At night, the junkies take over the square. They are almost vaporously thin, like the dead even before they shoot up. They have ruined most of their veins and bend forward to stick the needle in the backs of their knees or other parts of their legs. The happy ones are curled up fetally, oblivious to everything. A tall South Asian man with a tense, fierce face asks me several nights in a row if I want anything. “Hash? Junk? Anything?”
Read the whole story here.
Up now at NYFA Current, I have an essay on Sandow Birk’s recent show at P.P.O.W. Gallery. Here’s an excerpt:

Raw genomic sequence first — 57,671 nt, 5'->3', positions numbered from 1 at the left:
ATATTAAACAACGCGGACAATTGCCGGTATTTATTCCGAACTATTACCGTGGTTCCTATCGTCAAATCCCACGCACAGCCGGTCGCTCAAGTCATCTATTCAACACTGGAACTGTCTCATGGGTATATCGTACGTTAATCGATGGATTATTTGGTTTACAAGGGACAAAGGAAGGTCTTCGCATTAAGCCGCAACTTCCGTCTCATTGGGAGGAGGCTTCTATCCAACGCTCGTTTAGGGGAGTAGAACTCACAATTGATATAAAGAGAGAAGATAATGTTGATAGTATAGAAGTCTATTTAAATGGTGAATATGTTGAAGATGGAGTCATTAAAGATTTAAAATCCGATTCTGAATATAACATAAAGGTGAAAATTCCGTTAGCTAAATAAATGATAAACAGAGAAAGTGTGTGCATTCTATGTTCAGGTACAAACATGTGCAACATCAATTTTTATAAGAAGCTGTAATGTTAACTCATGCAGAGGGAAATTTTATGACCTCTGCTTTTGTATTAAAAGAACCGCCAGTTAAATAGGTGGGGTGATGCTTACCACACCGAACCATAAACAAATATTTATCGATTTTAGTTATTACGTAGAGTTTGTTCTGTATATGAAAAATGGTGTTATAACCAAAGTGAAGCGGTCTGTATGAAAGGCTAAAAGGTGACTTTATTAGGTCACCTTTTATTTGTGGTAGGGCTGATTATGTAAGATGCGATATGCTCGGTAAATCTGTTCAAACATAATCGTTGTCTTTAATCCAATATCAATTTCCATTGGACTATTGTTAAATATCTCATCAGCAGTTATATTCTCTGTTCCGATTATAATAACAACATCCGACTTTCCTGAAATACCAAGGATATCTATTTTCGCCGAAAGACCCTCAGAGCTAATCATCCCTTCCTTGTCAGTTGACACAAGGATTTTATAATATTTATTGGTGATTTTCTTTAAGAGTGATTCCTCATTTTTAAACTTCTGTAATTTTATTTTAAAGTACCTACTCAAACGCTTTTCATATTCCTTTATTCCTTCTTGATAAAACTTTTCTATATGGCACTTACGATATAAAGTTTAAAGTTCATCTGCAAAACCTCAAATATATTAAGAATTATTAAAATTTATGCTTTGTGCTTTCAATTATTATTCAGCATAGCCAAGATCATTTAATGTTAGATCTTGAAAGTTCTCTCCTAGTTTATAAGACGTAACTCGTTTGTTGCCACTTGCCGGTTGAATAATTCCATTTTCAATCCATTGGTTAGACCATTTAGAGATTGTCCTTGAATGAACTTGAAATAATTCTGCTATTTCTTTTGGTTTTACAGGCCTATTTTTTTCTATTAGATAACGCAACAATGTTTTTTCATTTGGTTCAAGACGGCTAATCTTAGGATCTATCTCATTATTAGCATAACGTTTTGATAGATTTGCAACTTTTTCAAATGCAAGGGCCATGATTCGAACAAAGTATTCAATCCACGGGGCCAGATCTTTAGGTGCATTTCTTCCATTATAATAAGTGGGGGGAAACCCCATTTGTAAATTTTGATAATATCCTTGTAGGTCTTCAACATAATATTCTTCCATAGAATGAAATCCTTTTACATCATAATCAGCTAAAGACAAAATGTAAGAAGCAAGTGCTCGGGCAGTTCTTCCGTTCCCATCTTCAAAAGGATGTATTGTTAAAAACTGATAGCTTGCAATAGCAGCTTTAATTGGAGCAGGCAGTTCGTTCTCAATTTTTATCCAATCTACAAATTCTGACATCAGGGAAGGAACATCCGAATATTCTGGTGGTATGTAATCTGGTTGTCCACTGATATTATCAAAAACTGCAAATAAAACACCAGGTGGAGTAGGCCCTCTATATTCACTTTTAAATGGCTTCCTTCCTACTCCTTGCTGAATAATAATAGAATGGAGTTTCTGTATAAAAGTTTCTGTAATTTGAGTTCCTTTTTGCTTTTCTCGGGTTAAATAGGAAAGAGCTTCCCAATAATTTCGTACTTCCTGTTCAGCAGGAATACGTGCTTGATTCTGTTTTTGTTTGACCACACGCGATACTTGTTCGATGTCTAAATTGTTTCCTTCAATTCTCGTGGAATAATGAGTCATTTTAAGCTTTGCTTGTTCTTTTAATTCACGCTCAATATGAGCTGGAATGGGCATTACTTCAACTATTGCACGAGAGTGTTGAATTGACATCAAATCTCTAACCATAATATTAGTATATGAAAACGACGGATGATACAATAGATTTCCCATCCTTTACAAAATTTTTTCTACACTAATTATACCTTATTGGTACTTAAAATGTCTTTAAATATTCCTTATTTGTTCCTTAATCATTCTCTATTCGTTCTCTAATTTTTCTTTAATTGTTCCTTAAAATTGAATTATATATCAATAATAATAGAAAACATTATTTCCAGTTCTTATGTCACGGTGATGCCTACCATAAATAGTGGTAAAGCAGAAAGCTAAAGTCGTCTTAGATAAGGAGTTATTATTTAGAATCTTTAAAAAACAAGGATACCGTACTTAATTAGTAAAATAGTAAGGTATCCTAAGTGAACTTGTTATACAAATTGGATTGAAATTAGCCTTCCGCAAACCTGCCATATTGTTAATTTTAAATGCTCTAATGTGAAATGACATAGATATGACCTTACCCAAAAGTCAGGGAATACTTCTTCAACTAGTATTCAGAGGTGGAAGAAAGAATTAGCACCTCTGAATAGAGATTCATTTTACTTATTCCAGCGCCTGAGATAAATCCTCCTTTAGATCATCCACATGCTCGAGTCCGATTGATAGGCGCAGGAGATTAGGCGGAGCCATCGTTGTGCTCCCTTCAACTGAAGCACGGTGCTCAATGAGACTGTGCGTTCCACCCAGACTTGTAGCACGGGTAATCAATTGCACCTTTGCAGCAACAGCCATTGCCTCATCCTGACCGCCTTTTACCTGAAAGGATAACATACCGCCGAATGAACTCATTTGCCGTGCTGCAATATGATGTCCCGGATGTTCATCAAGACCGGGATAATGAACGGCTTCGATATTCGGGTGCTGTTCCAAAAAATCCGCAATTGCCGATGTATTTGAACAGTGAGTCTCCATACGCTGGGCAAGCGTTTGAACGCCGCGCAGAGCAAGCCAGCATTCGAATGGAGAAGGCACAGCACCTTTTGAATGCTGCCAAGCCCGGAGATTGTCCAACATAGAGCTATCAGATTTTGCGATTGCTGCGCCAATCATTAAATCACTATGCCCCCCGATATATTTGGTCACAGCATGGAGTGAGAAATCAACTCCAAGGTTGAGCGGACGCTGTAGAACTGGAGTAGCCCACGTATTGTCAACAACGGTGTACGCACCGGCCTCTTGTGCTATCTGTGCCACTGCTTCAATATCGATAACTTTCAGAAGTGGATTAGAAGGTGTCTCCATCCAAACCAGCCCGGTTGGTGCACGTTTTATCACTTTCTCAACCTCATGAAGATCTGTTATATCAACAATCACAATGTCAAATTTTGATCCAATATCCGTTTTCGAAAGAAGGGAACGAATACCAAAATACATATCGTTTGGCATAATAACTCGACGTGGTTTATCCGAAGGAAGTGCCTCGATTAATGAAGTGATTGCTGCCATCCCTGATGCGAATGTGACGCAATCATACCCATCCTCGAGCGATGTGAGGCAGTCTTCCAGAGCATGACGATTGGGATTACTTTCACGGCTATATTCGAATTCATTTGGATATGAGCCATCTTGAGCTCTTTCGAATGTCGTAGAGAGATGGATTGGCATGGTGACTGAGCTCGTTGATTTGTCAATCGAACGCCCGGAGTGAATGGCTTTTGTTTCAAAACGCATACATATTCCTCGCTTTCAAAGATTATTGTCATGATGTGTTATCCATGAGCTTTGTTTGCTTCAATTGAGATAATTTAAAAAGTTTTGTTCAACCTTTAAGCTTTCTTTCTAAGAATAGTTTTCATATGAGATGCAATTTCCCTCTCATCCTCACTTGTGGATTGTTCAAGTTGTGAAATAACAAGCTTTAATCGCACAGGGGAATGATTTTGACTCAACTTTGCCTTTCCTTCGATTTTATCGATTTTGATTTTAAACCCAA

“What Birk arrives at in these paintings is a vision of a Qu’ran whose primary concerns are quotidian troubles and joys and the unadorned events of everyday Americans. A man affixes a satellite dish to the side of a bungalow. A boy and a girl shovel snow from a parked car. Shoppers at Walmart push carts and search through the bargain rack. Pedestrians cross a busy Manhattan intersection under a sky of surveillance cameras. A Latino mother and her children walk out of a market in Los Angeles.”